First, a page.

Didactic Literature Definition and Characteristics

0 Comment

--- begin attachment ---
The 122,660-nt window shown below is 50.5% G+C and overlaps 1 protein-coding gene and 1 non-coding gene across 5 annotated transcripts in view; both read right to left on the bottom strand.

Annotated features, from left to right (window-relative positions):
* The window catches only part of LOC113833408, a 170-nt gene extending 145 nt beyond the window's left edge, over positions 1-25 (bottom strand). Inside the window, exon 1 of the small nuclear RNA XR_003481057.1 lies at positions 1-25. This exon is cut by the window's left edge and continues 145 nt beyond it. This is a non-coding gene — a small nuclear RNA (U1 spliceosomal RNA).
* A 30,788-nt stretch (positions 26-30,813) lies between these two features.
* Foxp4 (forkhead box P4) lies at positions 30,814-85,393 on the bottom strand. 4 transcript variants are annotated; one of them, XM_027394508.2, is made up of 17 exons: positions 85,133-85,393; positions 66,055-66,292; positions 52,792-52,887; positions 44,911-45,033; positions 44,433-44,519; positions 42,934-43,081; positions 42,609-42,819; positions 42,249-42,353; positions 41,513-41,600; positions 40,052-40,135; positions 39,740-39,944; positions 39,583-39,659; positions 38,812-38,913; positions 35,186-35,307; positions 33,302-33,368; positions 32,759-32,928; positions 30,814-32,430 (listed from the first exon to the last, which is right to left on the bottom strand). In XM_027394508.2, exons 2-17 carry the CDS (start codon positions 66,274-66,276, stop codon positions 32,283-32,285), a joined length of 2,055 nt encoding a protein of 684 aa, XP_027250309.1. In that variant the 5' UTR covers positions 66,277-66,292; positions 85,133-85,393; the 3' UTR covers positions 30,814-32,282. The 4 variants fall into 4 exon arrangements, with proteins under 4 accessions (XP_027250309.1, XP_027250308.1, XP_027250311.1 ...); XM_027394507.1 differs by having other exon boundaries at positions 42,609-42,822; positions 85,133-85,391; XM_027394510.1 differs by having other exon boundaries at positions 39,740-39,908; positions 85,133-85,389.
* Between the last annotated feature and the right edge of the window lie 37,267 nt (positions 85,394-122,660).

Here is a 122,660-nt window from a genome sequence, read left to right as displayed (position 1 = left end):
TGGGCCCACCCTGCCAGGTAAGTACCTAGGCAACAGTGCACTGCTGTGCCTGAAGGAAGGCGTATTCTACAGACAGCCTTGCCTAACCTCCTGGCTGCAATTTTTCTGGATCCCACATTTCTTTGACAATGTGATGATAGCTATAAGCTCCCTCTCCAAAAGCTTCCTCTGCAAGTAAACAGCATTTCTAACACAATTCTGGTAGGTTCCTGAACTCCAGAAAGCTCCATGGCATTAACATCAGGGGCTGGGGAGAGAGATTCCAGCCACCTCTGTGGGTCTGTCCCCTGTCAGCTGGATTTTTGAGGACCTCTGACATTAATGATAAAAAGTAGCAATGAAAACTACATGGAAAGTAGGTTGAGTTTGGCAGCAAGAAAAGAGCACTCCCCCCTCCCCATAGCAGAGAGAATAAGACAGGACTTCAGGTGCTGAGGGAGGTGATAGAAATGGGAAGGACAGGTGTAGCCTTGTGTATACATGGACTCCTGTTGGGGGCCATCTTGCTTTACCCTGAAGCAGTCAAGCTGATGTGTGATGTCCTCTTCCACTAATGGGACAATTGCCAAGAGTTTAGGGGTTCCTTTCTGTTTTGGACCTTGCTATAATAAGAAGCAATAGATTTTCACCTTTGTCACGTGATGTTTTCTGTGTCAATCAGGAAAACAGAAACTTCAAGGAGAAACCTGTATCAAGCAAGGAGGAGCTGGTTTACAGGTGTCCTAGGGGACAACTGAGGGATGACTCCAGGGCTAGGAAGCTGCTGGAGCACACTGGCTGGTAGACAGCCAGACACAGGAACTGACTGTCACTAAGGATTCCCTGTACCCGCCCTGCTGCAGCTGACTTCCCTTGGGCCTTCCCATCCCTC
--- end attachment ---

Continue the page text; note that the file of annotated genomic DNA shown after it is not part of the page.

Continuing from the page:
Merriam-Webster Dictionary defines the word ‘didactic’ in more than one way: designed or intended to teach, intended toconveyinstruction and information as well as pleasure and entertainment and making moral observations. The word is claimed to have its origin in a Greek word that means to teach or to instruct. All these definitions of the word emphasise more on the objectives of literary work than its form or means. All American Glossary of Literary Terms defines the word ‘didactic’ as follows: refers to literature or other types of art that are instructional or informative and regards non-didactic as an opposite of this term and that the latter refers to a literary work that gives more importance to artistic qualities even if it is instructive. Therefore, a literary work that is artistic can also have didactic properties. Apparently, any literary work that teaches or implies a moral is considered didactic. This is supported by Sir Philip Sidney in his An Apology for Poetry: a speaking picture with this end, to teach and delight. Even though it delights as well as teaches, its ability to improve the readers’ virtue or morals is given primary position. Religious tales, moral fables, especially in the form of Morality Plays during Elizabethan period are often referred to as didactic in nature as they attempted to teach a moral lesson based on a fable or a parable. Moreover, Fables and Parables are didactic in themselves. Overall, to define didactic literature in a nutshell, it aims at teaching, improving the readers and having a moral impact on them. This could be done in a preachy style or a story-telling style, but the end is what makes this type of literature different from the other non-didactic ones. Having defined didactic literature, its characteristics can be examined. A didactic literature can be in any form ranging from poetry to non-fiction or a short-story to a novel. Whatever form it takes on, its primary intention is to instruct the reader or to teach a moral lesson. The Pilgrim’s Progress employs allegory as one of the key literary form. Aphorism as against elaborate or extravagant wordplay is employed in such writings. One such an example is the use of Heroic Couplet of Alexander Pope’s An Essay on Criticism as in To err is human. to forgive, divine or A little learning is a dang’rous thing., which aim at preaching morals. Brevity is a signature characteristic as is evident from the above. In the modern period, Epic Theatre is an example of didactic literature. however, it did not follow any specific hexameter or heroic couplet styles but depended on the lighting, facial expression and other theatre techniques to present moral issues to the audience and make them think and arrive at solutions. This was in a way didactic as its primary motive was to bring about a moral effect on its audience. What becomes more evident from the examples is that the purpose of intention of the writing is what could be used as the basis for classifying any piece of writing as didactic literatur